Exercise Profile
  • Target Muscle Group
  • Exercise TypeStrength
  • Equipment RequiredBodyweight
  • MechanicsIsolation
  • Force TypeHinge (Bilateral)
  • Experience LevelIntermediate
  • Secondary Muscles
    Hamstrings, Lower Back
Target Muscle Group


Glutes Muscle Anatomy Diagram

Reverse Hyperextension Overview

The reverse hyperextension is a variation of the hyperextension and an exercise used to build the muscle of the glutes.

Isolating the glutes, as accomplished during the reverse hyperextension, helps improve glute health and can improve deadlift and squat strength.

Reverse Hyperextension Instructions

  1. Setup by laying facedown on the main pad of a GHD positioned at the base of your hips.
  2. Reach back and grasp the back of the machine with whatever grip allows you to maintain your position.
  3. Begin in a position of hip flexion and initiate the movement by flexing your glutes.
  4. Extend the hips and finish with your body in a straight line.
  5. Repeat for the desired number of repetitions.

Reverse Hyperextension Tips

  1. Keep in mind that there are two ways to do hyperextensions. For the vast majority of folks (outside of a sport specific application - ex. Gymnastics or Olympic weight lifting), they stick with the first rather than the second option.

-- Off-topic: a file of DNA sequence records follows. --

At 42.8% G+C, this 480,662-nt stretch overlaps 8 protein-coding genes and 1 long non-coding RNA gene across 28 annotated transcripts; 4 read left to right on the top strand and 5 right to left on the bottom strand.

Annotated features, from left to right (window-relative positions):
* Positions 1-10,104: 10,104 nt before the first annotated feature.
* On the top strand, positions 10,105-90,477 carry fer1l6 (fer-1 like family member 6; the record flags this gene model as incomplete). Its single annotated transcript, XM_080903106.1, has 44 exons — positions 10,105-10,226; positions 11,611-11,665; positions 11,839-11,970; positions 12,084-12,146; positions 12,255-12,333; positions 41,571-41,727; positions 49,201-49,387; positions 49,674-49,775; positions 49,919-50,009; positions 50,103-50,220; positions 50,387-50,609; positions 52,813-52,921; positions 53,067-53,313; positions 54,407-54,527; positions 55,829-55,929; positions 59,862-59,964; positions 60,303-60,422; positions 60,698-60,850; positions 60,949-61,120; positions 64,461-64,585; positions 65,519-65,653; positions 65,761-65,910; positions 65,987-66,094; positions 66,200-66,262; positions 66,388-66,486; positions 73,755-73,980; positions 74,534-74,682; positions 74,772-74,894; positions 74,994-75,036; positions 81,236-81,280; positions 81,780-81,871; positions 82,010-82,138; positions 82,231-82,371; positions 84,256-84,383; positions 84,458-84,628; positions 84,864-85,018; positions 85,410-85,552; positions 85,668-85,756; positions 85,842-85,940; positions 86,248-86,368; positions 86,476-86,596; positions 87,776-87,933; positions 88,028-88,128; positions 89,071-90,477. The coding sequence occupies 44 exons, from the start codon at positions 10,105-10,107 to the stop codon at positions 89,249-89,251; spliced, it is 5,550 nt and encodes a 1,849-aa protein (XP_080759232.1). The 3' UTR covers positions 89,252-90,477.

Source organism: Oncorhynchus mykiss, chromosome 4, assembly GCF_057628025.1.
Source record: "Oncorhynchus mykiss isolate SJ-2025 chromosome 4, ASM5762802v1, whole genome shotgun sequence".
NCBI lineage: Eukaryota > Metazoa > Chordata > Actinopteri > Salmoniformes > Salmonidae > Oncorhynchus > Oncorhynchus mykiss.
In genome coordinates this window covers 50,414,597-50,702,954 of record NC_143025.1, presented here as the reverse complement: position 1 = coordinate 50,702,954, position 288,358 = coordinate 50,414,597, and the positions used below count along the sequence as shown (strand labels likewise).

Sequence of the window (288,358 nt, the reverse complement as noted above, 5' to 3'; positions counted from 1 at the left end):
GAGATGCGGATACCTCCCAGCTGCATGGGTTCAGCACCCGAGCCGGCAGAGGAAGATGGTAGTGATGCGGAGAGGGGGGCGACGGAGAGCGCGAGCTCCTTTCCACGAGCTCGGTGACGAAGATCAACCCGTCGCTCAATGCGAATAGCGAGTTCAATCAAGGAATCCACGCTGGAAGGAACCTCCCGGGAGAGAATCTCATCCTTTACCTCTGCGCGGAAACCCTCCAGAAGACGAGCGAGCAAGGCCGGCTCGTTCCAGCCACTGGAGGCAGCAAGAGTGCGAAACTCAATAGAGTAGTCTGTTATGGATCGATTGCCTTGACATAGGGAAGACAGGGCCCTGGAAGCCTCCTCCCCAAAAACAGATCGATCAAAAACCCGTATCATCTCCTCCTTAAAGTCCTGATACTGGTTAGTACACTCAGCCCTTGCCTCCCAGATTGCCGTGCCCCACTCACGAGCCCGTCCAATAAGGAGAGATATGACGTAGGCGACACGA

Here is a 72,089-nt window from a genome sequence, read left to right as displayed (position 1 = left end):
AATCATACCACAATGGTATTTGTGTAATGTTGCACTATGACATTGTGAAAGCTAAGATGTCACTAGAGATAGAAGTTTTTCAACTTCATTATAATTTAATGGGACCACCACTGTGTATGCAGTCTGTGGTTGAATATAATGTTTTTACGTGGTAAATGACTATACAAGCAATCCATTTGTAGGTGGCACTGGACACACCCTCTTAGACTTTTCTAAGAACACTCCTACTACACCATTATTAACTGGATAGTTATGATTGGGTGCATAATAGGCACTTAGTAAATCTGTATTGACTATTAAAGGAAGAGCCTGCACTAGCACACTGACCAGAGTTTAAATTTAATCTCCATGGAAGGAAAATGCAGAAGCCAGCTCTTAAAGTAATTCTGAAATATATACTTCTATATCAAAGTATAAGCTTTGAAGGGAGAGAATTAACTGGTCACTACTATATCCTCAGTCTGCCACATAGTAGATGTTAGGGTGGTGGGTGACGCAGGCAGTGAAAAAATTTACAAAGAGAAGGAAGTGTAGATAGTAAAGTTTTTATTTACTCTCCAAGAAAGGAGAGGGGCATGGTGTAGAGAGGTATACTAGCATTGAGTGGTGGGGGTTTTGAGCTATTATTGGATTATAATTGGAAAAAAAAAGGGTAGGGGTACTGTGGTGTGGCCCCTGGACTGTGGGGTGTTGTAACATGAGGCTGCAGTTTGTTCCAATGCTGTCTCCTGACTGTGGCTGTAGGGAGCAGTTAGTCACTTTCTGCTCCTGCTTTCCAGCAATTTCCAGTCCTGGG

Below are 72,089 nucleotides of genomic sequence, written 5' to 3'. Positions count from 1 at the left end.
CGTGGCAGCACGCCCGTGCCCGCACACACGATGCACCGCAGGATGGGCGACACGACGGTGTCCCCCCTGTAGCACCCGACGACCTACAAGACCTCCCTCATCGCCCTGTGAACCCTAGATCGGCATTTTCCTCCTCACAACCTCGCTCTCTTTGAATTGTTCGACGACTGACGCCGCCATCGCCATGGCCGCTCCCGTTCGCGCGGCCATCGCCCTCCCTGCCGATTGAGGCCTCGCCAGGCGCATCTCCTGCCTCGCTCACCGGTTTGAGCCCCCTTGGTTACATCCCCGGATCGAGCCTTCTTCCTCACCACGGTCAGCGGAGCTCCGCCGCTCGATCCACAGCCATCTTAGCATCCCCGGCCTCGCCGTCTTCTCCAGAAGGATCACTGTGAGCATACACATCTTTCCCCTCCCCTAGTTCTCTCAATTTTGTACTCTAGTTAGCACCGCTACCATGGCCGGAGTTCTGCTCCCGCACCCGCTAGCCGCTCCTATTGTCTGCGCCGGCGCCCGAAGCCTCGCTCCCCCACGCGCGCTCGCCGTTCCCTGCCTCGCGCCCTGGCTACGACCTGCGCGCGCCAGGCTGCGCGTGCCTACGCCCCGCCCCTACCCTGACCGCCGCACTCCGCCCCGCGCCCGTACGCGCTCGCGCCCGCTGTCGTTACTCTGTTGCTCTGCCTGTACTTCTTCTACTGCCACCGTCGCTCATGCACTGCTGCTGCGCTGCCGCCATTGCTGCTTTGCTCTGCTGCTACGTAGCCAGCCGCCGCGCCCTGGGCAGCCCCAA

• Glutecentric: Slightly flex your upper back and extend your hips until your body is in a straight line and focus entirely on gluteal activation.
    • Erector-centric: Arch globally through the spine and focus entirely on erector activation.
  2. If you can’t seem to feel your glutes activating, palpate the musculature with your hands and focus on pausing the movement at the peak of contraction.
  3. If you find one glute has less contractility than another, perform twice as much volume on that side relative to the other with unilateral variations until you have established an efficient mind/muscle connection.